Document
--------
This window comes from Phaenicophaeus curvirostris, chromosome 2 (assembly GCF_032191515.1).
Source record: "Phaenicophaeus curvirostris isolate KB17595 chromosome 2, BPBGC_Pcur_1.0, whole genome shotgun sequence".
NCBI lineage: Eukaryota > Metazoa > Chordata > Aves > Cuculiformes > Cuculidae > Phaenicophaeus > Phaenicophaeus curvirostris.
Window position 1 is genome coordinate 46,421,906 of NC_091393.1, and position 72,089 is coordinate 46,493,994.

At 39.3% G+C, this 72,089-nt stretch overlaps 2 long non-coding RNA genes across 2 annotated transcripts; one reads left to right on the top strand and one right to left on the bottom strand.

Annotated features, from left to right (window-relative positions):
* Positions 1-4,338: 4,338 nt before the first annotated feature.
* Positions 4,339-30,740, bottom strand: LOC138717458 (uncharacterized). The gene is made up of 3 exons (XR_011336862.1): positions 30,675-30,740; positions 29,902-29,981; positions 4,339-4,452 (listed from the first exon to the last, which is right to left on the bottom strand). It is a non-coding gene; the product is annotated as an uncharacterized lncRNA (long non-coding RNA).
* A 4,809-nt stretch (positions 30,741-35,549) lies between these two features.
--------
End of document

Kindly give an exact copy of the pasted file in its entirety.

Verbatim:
This window comes from Phaenicophaeus curvirostris, chromosome 2 (assembly GCF_032191515.1).
Source record: "Phaenicophaeus curvirostris isolate KB17595 chromosome 2, BPBGC_Pcur_1.0, whole genome shotgun sequence".
NCBI lineage: Eukaryota > Metazoa > Chordata > Aves > Cuculiformes > Cuculidae > Phaenicophaeus > Phaenicophaeus curvirostris.
Window position 1 is genome coordinate 46,421,906 of NC_091393.1, and position 72,089 is coordinate 46,493,994.

At 39.3% G+C, this 72,089-nt stretch overlaps 2 long non-coding RNA genes across 2 annotated transcripts; one reads left to right on the top strand and one right to left on the bottom strand.

Annotated features, from left to right (window-relative positions):
* Positions 1-4,338: 4,338 nt before the first annotated feature.
* Positions 4,339-30,740, bottom strand: LOC138717458 (uncharacterized). The gene is made up of 3 exons (XR_011336862.1): positions 30,675-30,740; positions 29,902-29,981; positions 4,339-4,452 (listed from the first exon to the last, which is right to left on the bottom strand). It is a non-coding gene; the product is annotated as an uncharacterized lncRNA (long non-coding RNA).
* A 4,809-nt stretch (positions 30,741-35,549) lies between these two features.